It is therefore important that searches are conducted to ascertain the availability of a trademark before an application for registration is made. The registration process commences by the filing of trademark application. This application can be filed manually through the Industrial Property Administration System (IPAS) or online. Upon filling, the Registry will issue an Acknowledgement Notice which indicates that the trademark has been successfully filed and the date of filing. A temporary number is also allocated to the trademark, pending the registration and allocation of a permanent registration number.

After the issuance of the Acknowledgment of Notice by the Registry, the trademark application is then published/advertised in the trademark journal to allow opposition from any member of the public and is open to opposition for a period of two (2) months from the date of publication/advertisement. See Section 20 of the Trade Marks Act. Where the trademark application is not opposed, the application becomes successful and thus proceeds to registration.


Trademark opposition occurs when a proposed trademark, which is to be registered, is published/advertised in the Trademark Journal and such application is opposed by any person within the two (2) months of publication, by filing a Notice of Opposition in writing, on any of the grounds specified in the Act. The Notice shall also include Statement of the grounds of opposition. It should be noted that the two (2) month timeline set is definite and cannot be extended.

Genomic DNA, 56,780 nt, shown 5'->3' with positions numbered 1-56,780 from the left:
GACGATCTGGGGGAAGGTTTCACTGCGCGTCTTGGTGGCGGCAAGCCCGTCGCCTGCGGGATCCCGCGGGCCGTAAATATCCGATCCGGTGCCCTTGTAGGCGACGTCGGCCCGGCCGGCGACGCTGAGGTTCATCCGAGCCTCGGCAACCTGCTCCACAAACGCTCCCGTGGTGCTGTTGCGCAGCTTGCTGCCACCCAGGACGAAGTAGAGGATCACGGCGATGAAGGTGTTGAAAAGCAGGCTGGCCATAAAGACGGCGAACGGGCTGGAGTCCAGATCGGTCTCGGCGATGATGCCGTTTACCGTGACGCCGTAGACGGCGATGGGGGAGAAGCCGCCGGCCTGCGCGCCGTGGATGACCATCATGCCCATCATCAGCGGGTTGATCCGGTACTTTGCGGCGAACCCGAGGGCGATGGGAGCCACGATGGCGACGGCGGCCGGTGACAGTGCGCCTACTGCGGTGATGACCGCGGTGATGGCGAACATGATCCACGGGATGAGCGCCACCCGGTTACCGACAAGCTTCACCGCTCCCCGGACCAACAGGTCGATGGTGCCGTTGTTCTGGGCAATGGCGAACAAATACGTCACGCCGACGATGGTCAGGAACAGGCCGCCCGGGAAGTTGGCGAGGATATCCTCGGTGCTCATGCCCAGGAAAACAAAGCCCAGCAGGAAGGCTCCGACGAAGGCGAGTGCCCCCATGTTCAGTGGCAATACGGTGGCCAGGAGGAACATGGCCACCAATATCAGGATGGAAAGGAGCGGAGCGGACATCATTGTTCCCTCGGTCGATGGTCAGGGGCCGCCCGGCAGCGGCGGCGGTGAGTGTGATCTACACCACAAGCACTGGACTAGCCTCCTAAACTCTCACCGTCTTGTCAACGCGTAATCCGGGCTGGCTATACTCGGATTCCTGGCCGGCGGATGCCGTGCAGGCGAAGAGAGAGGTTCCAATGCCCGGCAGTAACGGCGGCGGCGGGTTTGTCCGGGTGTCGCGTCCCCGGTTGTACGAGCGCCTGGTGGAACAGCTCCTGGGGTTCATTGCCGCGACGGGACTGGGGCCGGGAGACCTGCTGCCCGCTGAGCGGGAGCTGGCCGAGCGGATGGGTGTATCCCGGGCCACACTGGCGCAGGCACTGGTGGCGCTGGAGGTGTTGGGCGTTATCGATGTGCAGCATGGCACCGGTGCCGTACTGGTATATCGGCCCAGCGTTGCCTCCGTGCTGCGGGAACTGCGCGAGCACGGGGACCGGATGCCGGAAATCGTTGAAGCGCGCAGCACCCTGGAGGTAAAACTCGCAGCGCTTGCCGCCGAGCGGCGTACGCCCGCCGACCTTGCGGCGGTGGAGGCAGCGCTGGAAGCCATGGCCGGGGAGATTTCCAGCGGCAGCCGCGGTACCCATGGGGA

Procedures involved in Opposition of Trademark Proceeding

Once a Notice of Opposition is filed, the Registry is prevented from proceeding with the registration of the mark in question until a decision is made. At an opposition proceeding, a party who files a Notice of Opposition is referred to as the Opponent while the Proprietor of the trademark is the Applicant. Evidence is by filing of relevant documents.

Upon serving the Applicant the Notice of Opposition, the Applicant is expected to file a Counter-Statement in response to the Notice of Opposition within one (1) month of the receipt of the Notice of Opposition, which is definite and non-extendable. – See Section 20 (3) of the Trade Marks Act.